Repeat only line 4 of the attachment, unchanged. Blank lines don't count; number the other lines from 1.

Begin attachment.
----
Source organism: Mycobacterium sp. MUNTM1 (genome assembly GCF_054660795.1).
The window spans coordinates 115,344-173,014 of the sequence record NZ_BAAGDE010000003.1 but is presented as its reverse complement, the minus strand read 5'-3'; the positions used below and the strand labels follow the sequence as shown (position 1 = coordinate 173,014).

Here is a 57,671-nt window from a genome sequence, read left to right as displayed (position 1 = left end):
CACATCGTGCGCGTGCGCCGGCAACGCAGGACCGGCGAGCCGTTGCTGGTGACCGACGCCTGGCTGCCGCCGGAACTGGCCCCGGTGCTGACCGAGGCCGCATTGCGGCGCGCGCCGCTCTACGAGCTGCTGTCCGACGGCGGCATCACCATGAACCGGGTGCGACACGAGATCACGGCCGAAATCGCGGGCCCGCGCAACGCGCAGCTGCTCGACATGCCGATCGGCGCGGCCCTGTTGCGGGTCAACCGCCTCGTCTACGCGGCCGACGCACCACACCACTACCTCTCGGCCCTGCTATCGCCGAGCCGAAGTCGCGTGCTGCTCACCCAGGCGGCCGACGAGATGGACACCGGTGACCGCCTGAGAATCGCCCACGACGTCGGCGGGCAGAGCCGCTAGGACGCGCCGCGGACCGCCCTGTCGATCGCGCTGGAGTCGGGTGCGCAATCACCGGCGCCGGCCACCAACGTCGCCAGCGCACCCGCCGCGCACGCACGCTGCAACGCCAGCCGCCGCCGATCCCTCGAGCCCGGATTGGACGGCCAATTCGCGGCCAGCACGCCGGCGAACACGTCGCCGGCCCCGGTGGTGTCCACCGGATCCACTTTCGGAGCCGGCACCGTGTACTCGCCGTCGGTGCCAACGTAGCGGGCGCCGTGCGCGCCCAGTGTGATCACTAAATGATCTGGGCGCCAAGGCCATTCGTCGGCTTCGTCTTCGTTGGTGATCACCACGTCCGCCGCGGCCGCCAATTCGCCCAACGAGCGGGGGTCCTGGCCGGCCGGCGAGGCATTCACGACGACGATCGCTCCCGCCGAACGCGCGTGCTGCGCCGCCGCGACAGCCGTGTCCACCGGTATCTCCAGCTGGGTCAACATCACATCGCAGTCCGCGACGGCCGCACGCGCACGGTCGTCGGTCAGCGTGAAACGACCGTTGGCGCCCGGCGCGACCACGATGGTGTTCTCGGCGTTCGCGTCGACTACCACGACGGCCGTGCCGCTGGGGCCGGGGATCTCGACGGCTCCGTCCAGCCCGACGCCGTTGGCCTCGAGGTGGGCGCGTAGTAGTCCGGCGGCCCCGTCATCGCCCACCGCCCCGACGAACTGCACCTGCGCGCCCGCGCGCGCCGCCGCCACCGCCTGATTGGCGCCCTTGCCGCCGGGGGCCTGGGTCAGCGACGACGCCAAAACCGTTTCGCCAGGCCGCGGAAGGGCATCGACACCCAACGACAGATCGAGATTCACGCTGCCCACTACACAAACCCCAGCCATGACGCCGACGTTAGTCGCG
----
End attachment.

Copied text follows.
CACATCGTGCGCGTGCGCCGGCAACGCAGGACCGGCGAGCCGTTGCTGGTGACCGACGCCTGGCTGCCGCCGGAACTGGCCCCGGTGCTGACCGAGGCCGCATTGCGGCGCGCGCCGCTCTACGAGCTGCTGTCCGACGGCGGCATCACCATGAACCGGGTGCGACACGAGATCACGGCCGAAATCGCGGGCCCGCGCAACGCGCAGCTGCTCGACATGCCGATCGGCGCGGCCCTGTTGCGGGTCAACCGCCTCGTCTACGCGGCCGACGCACCACACCACTACCTCTCGGCCCTGCTATCGCCGAGCCGAAGTCGCGTGCTGCTCACCCAGGCGGCCGACGAGATGGACACCGGTGACCGCCTGAGAATCGCCCACGACGTCGGCGGGCAGAGCCGCTAGGACGCGCCGCGGACCGCCCTGTCGATCGCGCTGGAGTCGGGTGCGCAATCACCGGCGCCGGCCACCAACGTCGCCAGCGCACCCGCCGCGCACGCACGCTGCAACGCCAGCCGCCGCCGATCCCTCGAGCCCGGATTGGACGGCCAATTCGCGGCCAGCACGCCGGCGAACACGTCGCCGGCCCCGGTGGTGTCCACCGGATCCACTTTCGGAGCCGGCACCGTGTACTCGCCGTCGGTGCCAACGTAGCGGGCGCCGTGCGCGCCCAGTGTGATCACTAAATGATCTGGGCGCCAAGGCCATTCGTCGGCTTCGTCTTCGTTGGTGATCACCACGTCCGCCGCGGCCGCCAATTCGCCCAACGAGCGGGGGTCCTGGCCGGCCGGCGAGGCATTCACGACGACGATCGCTCCCGCCGAACGCGCGTGCTGCGCCGCCGCGACAGCCGTGTCCACCGGTATCTCCAGCTGGGTCAACATCACATCGCAGTCCGCGACGGCCGCACGCGCACGGTCGTCGGTCAGCGTGAAACGACCGTTGGCGCCCGGCGCGACCACGATGGTGTTCTCGGCGTTCGCGTCGACTACCACGACGGCCGTGCCGCTGGGGCCGGGGATCTCGACGGCTCCGTCCAGCCCGACGCCGTTGGCCTCGAGGTGGGCGCGTAGTAGTCCGGCGGCCCCGTCATCGCCCACCGCCCCGACGAACTGCACCTGCGCGCCCGCGCGCGCCGCCGCCACCGCCTGATTGGCGCCCTTGCCGCCGGGGGCCTGGGTCAGCGACGACGCCAAAACCGTTTCGCCAGGCCGCGGAAGGGCATCGACACCCAACGACAGATCGAGATTCACGCTGCCCACTACACAAACCCCAGCCATGACGCCGACGTTAGTCGCG